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Rant and Rave: ‘Prometheus’

Rating: 3.0/4.0

Many may say that the genre of alien movies has hit a saturation point, with plotlines becoming repetitive, and the only way to impress audiences is by constantly amping up the CGI. However, director and producer Ridley Scott (famous for films such as Gladiator, Robin Hood, Blade Runner, and yes, Alien) heads back to the sci-fi realm to make another gem of a movie.  Prometheus, his latest creation, hit cinemas last Thursday, June 7, and it is definitely worth seeing over the weekend.

The film revolves around a team of explorers led by anthropologists, Drs. Elizabeth Shaw and Charlie Holloway, played by Noomi Rapace (The Girl with the Dragon Tattoo, Sherlock Holmes: A Game of Shadows) and Logan Marshall-Green (Across the Universe, The O.C.) respectively. In the year 2089, Shaw and Holloway find 30,000 year old cave paintings in a cavern on the Isle of Skye, Scotland. Comparing this discovery to those which they had previously studied, they realized that all the cave paintings they found depicted ancient civilizations worshipping a group of celestial bodies. Shaw and Holloway’s research led them to one of the planets linked to the celestial system in question – a planet very capable of sustaining life, a planet very much like Earth. They believe that on this planet reside the superior beings (whom they call “Engineers”) who created the human race.

Onboard the space ship Prometheus, Shaw, Holloway, and their crew travel to the mysterious planet looking for answers to questions about man’s origin and life’s purpose. Along the way, they learn that some questions are purposedly left unanswered, because the answers themselves are too much for this world to bear.

Ridley Scott achieves profound storytelling through great cinematography and consistent attention to detail, succesfully creating a new dimension of reality with his sets and special effects. In the film, he takes the viewer on a comprehensive tour of another planet, giving you aerial, terrain, and even underground shots, totally immersing the viewer as if one were exploring each new corner with Dr. Shaw and her team.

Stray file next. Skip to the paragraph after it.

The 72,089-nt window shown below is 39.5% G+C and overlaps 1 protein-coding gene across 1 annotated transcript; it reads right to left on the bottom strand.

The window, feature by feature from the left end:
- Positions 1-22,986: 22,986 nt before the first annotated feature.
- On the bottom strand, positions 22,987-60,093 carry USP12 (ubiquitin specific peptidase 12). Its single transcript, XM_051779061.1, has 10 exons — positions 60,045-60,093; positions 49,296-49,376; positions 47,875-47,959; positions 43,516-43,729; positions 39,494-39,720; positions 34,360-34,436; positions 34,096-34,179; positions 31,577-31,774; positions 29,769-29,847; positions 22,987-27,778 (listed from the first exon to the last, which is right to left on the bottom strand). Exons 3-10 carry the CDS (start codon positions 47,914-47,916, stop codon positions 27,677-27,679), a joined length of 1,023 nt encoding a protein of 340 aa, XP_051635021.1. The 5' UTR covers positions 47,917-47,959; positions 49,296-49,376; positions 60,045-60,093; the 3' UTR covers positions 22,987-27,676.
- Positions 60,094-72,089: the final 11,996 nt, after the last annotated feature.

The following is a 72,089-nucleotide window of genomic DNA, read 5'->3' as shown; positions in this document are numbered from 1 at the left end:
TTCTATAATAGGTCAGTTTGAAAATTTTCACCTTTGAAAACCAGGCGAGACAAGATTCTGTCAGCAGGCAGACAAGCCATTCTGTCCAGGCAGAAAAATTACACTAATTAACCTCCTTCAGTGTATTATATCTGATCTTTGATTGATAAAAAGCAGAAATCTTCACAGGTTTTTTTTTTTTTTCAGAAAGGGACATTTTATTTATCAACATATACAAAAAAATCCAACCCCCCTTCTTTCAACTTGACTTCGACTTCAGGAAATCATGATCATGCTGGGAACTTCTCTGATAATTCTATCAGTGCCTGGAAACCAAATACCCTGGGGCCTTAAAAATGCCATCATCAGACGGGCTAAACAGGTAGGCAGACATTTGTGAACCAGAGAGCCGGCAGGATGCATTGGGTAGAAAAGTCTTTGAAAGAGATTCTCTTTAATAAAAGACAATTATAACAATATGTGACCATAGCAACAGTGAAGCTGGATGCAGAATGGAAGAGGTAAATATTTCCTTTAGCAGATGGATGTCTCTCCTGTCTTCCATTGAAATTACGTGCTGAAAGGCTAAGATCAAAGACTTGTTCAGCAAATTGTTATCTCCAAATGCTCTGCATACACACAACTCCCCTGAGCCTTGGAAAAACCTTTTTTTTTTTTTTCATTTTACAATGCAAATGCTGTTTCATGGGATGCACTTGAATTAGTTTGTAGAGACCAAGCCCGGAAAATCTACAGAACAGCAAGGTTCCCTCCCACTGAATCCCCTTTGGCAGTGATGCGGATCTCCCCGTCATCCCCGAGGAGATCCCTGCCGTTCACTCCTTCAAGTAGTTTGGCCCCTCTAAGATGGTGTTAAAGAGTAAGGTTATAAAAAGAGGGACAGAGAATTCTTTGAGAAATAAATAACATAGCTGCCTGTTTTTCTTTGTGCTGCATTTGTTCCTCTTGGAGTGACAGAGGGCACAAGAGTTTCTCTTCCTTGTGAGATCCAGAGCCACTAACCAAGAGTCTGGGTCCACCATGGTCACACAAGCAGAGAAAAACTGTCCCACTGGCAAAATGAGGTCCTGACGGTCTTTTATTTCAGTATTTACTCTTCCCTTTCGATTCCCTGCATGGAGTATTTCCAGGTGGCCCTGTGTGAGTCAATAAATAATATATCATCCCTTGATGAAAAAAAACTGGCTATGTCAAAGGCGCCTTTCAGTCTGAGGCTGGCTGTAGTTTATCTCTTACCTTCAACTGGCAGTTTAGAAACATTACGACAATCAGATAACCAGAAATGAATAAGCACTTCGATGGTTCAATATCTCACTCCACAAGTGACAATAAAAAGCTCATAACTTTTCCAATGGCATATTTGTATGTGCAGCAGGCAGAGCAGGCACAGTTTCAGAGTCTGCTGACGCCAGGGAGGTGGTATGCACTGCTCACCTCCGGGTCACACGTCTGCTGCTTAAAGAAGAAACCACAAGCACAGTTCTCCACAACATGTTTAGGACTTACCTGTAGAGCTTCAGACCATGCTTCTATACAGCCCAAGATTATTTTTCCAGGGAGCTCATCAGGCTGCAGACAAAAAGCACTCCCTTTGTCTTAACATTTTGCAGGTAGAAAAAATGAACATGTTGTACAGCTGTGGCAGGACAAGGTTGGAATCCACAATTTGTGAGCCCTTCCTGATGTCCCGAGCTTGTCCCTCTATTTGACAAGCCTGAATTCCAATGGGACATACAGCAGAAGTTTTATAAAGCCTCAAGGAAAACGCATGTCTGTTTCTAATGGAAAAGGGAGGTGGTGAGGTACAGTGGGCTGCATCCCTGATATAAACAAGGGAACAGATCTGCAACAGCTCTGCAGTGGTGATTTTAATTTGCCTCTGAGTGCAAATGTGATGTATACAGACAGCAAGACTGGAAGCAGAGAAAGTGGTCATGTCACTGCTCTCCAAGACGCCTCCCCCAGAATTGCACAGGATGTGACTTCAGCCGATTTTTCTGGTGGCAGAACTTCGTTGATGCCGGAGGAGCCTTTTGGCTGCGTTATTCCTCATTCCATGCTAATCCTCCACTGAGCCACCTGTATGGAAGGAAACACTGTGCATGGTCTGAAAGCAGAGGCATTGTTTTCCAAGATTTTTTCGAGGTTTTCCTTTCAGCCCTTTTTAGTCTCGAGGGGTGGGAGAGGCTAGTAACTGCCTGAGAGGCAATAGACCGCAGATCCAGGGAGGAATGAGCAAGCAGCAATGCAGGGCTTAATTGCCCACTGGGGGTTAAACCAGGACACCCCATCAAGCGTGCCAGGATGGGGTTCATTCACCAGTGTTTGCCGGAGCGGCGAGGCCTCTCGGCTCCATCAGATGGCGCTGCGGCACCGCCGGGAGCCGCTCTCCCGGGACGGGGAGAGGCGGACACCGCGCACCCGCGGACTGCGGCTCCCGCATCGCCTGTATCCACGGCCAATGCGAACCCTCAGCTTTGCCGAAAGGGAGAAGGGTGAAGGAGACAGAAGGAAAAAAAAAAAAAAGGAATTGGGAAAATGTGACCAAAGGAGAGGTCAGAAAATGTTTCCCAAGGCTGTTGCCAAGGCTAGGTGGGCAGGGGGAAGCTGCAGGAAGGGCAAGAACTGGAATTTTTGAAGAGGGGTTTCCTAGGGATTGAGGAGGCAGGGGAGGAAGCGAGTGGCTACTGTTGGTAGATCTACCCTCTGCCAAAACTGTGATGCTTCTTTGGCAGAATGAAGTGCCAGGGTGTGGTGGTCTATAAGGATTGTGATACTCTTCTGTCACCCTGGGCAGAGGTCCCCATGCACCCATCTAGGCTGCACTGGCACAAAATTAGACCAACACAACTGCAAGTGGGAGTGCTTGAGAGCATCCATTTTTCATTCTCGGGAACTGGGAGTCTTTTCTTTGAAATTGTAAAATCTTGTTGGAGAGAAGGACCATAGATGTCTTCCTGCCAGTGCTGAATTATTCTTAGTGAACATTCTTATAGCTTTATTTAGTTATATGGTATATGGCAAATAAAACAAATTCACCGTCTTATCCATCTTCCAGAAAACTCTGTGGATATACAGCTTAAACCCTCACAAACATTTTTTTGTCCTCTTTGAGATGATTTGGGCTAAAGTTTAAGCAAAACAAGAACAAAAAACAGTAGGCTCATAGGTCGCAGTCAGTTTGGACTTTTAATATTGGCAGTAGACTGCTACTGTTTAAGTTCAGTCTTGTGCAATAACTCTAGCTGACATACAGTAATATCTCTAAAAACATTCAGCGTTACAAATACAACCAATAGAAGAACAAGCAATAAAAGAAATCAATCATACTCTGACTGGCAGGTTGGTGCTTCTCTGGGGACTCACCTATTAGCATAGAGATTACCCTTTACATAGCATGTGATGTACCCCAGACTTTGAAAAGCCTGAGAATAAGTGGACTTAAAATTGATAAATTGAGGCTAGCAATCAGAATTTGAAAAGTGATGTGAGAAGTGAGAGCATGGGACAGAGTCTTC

Given that Scott is not new to the sci-fi genre, the advanced technology and gadgets used in the film were appropriate and believable enough to be something that may come up in the next couple of decades. In fact, one of the characters was not actually supposed to be human at all. David, played by Michael Fassbender (X-Men: First Class, A Dangerous Method) is a robot developed by Weyland Industries, the same company funding Project Prometheus. David, a personification of the man-versus-machine debacle, is equipped with artificial intelligence and runs the ship while the crew is in hypersleep for two years on the long journey from Earth.

The script poses a lot of questions for the audience to chew. For instance: how do we know? How are we certain that our Earth is the only one with life on it? How are we sure that we really came from apes, as stated in the Darwinian Theory? Did God really create us from dirt and His breath?  How are we so sure of ourselves and our purpose in this life? In the face of the overpowering and overwhelming Unknown, what does it mean to be human?

Prometheus is a good showcase of the capabilities and limitations of human nature, as seen in its characterization.

There is, for instance, Fifield (Sean Harris), the sceptic who initially does not want to believe in the existence of other life forms, because he would rather cling to the familiar.

Then there is Janek (Idris Elba), the captain of the ship, who, ironically enough, does his best to avoid responsibility, and stay neutral in crisis.

Of course, there is also Charlie Holloway – brilliant and spirited but drunk on pride.

Meredith Vickers (Charlize Theron) is cold, logical, calculating and selfish.

David, mentioned earlier, although not human, displays our ability to be infinitely curious to a fault.

Lastly, there is Elizabeth Shaw, who shows how we are always inclined to hope, and that our rationality and our reality rest on the concept of faith; that our destiny and our strength comes mainly from what we choose to believe.

Why only a 3.0? Prometheus is a grand endeavour with a big budget that does not disappoint, at least aesthetically. Is it, however, memorable? The intense questions mentioned above which call for  internal reflection do not really stick with the audience, as they are blown away by amazing special effects several seconds after they are asked. Although not as probing as Inception, Prometheus at least vocalizes the questions that have plagued man for centuries on end, and directly encourages watchers to discern the answers for themselves. The real take-away from the Prometheus experience, however, is the new universe Scott has created. At the end of the credits, a link is given to the website of Weyland Industries, where viewers could explore the company, see a bit of backstory (and at the same time gain some context on the development of technology thus far), and actually try out to be an actual employee. Also, projectprometheus.com has a great interactive activity, that brings out your natural space explorer – you can control the space ship Prometheus itself and read about different planets (now with Earth colonies) up to 1575.5 lightyears away from our world.

By Noelle Santiago

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